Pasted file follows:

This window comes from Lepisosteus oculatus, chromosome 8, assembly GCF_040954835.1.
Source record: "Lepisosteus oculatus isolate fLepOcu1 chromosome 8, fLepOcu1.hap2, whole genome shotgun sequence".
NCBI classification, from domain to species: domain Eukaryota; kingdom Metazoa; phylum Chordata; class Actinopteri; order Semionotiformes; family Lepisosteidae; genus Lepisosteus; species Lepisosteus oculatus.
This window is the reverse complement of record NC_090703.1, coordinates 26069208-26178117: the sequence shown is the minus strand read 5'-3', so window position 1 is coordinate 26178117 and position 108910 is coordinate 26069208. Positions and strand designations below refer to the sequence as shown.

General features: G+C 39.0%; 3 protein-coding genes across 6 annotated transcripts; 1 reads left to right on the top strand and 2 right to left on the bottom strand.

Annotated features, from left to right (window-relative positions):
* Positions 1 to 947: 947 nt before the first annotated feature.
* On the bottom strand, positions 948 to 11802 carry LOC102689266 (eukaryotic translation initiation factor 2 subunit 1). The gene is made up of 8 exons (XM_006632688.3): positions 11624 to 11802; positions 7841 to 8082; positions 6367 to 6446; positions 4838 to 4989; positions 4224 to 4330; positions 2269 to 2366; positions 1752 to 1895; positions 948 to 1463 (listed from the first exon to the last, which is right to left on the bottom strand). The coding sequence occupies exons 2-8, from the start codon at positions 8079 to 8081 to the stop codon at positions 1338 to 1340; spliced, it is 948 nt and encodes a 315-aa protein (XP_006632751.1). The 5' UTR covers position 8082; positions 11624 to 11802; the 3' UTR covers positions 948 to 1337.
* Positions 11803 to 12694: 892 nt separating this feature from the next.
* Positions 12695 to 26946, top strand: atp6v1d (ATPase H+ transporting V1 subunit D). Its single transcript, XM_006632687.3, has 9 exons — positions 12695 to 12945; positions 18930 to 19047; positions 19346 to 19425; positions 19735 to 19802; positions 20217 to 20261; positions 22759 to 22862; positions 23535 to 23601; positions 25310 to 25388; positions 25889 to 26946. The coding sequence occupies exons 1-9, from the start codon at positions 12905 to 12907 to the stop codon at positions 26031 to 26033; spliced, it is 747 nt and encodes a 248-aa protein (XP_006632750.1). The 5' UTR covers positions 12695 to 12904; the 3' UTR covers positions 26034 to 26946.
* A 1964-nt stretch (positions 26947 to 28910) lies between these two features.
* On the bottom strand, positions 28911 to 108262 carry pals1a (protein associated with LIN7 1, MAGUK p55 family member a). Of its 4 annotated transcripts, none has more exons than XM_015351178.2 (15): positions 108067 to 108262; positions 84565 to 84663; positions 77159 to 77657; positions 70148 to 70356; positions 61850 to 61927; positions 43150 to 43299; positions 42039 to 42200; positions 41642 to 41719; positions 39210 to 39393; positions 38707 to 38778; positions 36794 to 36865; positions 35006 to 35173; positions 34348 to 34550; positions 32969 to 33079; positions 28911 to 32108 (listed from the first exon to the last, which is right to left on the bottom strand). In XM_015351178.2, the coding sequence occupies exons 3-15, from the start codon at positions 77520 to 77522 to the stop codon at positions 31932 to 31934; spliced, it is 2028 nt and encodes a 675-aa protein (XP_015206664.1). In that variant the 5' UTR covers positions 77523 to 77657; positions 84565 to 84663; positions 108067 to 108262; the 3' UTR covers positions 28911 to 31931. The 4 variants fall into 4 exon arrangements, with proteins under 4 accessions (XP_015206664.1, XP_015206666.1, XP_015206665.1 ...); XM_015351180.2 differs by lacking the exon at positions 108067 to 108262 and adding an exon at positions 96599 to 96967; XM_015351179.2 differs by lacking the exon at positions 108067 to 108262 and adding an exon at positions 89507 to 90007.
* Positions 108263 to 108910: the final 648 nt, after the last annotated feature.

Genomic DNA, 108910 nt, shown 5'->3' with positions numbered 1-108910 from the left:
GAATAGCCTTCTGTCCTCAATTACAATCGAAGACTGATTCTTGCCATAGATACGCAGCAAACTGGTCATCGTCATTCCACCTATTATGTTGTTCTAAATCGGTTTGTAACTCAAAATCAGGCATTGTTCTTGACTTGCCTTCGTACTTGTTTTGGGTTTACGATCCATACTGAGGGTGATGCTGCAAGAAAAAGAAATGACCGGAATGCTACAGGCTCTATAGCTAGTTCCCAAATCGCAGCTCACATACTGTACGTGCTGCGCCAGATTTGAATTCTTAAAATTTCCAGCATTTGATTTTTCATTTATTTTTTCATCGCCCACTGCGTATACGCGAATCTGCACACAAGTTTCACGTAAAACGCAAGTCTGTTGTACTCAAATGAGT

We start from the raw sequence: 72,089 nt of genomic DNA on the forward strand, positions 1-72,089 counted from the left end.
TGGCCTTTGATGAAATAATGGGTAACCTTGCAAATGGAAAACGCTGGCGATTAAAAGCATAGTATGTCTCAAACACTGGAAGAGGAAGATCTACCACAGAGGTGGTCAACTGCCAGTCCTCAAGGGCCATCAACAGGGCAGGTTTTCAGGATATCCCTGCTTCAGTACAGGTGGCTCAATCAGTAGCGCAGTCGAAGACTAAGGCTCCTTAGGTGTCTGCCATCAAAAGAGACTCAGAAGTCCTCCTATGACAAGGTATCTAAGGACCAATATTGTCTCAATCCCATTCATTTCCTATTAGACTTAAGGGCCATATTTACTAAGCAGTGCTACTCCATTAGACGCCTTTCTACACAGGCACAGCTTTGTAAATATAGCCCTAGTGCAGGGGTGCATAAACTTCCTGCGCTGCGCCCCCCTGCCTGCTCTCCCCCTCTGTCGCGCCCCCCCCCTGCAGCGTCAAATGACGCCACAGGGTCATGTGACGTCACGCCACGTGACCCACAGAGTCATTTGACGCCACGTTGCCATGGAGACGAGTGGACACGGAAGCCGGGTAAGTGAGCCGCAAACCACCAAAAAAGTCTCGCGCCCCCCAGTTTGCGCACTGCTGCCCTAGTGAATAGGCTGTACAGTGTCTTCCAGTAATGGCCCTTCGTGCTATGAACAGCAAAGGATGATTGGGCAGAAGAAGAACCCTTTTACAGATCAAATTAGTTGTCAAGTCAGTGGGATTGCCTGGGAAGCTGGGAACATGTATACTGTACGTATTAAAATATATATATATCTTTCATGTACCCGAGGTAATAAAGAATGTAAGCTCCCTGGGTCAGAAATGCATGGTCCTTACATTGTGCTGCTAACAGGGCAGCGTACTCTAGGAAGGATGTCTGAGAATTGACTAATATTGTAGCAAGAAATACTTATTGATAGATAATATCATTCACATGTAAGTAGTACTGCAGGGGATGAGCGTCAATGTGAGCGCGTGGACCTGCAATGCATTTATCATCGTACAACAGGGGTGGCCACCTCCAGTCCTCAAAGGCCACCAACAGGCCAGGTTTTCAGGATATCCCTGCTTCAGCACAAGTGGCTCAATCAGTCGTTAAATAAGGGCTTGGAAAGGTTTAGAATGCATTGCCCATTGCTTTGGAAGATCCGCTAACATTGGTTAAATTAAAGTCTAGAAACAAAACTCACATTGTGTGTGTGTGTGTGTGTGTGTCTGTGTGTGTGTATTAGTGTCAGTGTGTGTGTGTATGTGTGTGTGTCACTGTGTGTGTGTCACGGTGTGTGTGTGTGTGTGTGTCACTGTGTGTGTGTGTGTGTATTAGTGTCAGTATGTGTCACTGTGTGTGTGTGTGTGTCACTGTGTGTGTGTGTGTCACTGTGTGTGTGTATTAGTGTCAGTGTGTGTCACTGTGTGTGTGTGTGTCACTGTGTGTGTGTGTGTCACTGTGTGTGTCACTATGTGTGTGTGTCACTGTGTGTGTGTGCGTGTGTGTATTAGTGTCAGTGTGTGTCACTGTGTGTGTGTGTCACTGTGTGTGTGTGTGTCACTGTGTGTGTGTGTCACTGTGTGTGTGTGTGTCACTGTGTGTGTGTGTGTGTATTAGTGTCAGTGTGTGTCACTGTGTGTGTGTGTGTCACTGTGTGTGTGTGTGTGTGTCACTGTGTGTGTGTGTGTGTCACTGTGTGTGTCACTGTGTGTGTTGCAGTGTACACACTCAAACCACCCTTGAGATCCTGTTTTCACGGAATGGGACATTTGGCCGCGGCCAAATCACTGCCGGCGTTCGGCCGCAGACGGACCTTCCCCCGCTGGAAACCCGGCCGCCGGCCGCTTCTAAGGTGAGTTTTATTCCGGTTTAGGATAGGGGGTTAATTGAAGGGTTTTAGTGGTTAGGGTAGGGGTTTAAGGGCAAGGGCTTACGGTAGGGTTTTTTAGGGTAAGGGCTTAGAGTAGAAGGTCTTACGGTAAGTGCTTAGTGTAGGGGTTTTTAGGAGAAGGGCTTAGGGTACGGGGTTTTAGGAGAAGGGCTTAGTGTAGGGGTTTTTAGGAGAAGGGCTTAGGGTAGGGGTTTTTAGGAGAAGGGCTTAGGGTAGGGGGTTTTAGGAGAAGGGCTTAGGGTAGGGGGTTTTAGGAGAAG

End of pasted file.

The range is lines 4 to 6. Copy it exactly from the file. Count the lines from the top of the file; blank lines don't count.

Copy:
This window is the reverse complement of record NC_090703.1, coordinates 26069208-26178117: the sequence shown is the minus strand read 5'-3', so window position 1 is coordinate 26178117 and position 108910 is coordinate 26069208. Positions and strand designations below refer to the sequence as shown.

General features: G+C 39.0%; 3 protein-coding genes across 6 annotated transcripts; 1 reads left to right on the top strand and 2 right to left on the bottom strand.

Annotated features, from left to right (window-relative positions):